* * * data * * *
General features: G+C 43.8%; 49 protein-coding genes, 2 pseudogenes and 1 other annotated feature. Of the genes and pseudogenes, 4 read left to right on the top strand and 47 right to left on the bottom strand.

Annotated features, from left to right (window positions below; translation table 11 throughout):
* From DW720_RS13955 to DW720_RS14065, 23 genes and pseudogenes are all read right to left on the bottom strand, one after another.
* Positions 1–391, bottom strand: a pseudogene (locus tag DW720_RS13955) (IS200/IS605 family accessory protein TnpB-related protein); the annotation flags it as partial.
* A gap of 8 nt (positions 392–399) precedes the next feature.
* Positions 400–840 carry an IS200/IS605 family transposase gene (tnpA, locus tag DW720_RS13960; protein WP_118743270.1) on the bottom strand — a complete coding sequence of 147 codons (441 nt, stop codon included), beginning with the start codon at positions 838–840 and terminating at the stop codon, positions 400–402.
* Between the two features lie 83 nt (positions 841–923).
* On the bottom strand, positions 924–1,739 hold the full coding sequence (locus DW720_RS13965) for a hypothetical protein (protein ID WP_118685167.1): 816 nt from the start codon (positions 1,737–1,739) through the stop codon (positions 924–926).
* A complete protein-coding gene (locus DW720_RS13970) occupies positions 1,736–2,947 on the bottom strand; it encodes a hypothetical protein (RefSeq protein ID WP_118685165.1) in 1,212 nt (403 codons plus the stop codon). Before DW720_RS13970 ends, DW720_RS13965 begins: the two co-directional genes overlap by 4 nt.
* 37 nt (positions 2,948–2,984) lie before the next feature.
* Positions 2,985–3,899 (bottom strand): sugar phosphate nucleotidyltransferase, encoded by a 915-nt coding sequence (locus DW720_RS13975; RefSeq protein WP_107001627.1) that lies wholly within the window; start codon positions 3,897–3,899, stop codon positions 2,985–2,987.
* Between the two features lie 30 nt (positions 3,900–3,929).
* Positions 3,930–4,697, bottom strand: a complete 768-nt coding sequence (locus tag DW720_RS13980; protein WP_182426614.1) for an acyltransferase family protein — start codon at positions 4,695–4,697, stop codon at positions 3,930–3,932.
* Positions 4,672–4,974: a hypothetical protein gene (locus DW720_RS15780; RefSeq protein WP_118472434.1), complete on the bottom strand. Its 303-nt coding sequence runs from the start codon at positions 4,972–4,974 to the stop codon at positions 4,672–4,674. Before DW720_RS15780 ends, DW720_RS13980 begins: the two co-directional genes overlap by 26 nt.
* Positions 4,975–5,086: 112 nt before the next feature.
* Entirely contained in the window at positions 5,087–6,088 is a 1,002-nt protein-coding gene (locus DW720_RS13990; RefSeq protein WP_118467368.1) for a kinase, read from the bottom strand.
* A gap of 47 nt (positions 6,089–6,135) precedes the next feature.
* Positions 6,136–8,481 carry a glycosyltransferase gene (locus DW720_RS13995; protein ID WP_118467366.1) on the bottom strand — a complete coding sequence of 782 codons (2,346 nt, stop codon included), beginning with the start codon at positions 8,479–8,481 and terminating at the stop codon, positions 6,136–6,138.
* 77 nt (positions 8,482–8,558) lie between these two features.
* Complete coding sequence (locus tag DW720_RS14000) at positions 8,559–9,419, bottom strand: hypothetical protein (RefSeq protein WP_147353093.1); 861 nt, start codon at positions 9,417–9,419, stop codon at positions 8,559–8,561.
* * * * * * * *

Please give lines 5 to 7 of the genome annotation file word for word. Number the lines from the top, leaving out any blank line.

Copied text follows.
* A gap of 8 nt (positions 392–399) precedes the next feature.
* Positions 400–840 carry an IS200/IS605 family transposase gene (tnpA, locus tag DW720_RS13960; protein WP_118743270.1) on the bottom strand — a complete coding sequence of 147 codons (441 nt, stop codon included), beginning with the start codon at positions 838–840 and terminating at the stop codon, positions 400–402.
* Between the two features lie 83 nt (positions 841–923).